Great article. I agree with you that countries are unlikely to reduce local content requirements. In fact, I expect the opposite. For example, countries like Saudi Arabia (see link below) are working on increasing not just the percentage of Saudi nationals employed in foreign companies, but also the percentage of specific Saudi groups like women. Part of the reason for this is optics. Local residents aren’t generally aware of studies demonstrating the ineffectiveness of local content policies, but they most definitely are aware of policies require local hiring. Because of this, policy makers have every incentive to maintain the policies.
Interesting article – I like your point about GAFA, but am not particularly worried about the threat those companies represent for insurers. I agree that their cash piles and data strengths are formidable, but insurance is so far outside of their core business that I don’t think they can be successful in the industry. Companies that extend outside their core generally don’t succeed. For example, the HBR article linked below notes that three-fourth of expansion efforts outside a core competency failed. Additionally, the GAFA companies enjoy considerable brand power, and entering the insurance business puts the brand at risk, since people consistently hate their insurance provider.
HBR Article: https://hbr.org/2003/12/growth-outside-the-core
Bain Article on insurance loyalty – see figure 3 on net promoter scores and how low they are: http://www.bain.com/publications/articles/customer-behavior-loyalty-in-insurance-global-2017.aspx
Interesting article, and I agree with your assessment that the company is shirking its commitments a bit by not setting goals and evaluating progress for supplier sustainability and distribution emissions. I wonder how much of this issue is a result of the difficulty of measuring sustainability metrics for these two factors, since these exist outside of the company. For example, the link below is a research paper on sustainability in supply chains, and notes that a “large proportion of firms studied did not (or could not) accurately measure the mass of materials flowing through their production processes.”. Nevertheless, this only reinforces your point – if the company were more committed to those two metrics they would invest the resources needed to evaluate itself by them.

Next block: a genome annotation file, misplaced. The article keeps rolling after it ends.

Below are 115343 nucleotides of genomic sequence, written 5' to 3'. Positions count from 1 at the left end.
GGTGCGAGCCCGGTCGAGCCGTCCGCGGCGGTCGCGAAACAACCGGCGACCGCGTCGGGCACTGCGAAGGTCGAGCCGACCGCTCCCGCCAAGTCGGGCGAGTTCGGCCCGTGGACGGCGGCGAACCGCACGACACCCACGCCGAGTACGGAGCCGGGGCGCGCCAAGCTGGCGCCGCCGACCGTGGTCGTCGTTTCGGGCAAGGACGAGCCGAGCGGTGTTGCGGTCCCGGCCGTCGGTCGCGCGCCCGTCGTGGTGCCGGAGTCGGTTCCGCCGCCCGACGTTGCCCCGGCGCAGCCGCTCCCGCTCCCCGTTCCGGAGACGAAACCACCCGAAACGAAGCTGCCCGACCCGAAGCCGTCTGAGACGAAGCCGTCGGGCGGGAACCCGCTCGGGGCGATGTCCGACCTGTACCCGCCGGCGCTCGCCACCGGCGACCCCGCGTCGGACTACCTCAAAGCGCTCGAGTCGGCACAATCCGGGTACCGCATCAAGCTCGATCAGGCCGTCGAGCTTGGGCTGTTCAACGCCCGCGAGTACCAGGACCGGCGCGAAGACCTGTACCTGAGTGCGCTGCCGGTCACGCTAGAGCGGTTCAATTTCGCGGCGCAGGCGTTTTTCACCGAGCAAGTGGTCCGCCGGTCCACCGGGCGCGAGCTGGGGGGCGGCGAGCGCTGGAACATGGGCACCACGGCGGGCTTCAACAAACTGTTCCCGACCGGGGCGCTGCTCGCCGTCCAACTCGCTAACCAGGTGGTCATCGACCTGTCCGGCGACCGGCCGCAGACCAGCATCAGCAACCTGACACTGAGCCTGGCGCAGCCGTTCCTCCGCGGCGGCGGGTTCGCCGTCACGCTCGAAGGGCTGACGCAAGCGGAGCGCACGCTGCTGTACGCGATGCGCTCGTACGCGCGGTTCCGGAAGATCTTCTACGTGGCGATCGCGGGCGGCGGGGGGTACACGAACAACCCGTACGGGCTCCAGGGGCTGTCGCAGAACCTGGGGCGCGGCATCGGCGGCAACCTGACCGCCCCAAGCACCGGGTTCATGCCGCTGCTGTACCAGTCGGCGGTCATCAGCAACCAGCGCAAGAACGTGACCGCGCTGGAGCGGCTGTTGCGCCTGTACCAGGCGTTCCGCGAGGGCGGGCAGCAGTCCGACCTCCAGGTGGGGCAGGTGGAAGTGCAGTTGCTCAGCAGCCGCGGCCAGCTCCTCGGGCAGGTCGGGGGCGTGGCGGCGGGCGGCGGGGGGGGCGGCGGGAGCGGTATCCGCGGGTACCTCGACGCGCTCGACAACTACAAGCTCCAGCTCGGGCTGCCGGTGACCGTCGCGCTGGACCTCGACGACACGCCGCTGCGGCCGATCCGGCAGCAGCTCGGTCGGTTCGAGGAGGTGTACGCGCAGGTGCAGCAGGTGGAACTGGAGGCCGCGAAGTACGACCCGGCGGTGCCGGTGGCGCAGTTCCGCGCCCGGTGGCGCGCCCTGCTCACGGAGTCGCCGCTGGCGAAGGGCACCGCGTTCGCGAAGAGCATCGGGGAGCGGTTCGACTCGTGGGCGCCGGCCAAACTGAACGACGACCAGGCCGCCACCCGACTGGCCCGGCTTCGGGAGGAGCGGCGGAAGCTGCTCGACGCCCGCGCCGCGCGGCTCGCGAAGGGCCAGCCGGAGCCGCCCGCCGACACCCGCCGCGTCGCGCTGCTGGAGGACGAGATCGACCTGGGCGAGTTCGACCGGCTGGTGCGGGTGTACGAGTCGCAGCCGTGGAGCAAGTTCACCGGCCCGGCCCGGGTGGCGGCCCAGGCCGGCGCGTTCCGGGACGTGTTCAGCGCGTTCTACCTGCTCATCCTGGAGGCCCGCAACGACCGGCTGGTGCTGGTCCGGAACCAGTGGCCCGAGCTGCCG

As others have mentioned, I also like your suggestion to limit the menu. However, I’m not sure that would have been enough. I would advise them to pick a focus. It’s hard enough to succeed as either a stand-alone restaurant or a food delivery business, but this company was trying to do both, which is an extremely complex and challenging undertaking, so I’m not surprised the idea failed.
Going back to the idea of simplifying the menu – there’s a company called Peach that does just that – though their business model is a bit different (see link to website below) because they don’t handle the food preparation, they just source the food from different restaurants. Every day, Peach sends out a text message to subscribers, and asks them to pick one of three options for lunch, from a different restaurant every day. At lunch time, the company makes mass deliveries to everyone at the company that placed an order. They also set a minimum order threshold for delivery at a specific company. The limited menu and the minimum order sizes help them cut down on the high costs that were Maple’s downfall.
I agree with you that Amazon’s core competence is outside of video analytics, and that Netflix has a substantial lead in this space, but I’m not so sure it matters. For example, Amazon’s CFO said on a recent earnings call (link below) that the video unit drives higher engagement for the rest of the Prime business, including higher conversion of free trials, and higher Prime renewal rates. This gives Amazon a huge advantage in that its video business doesn’t have to make money so long as it’s making up the losses throughout the rest of the Prime ecosystem. This could theoretically allow Amazon to overbid on content without negative consequences, diminishing Netflix’s ability to secure the content for itself.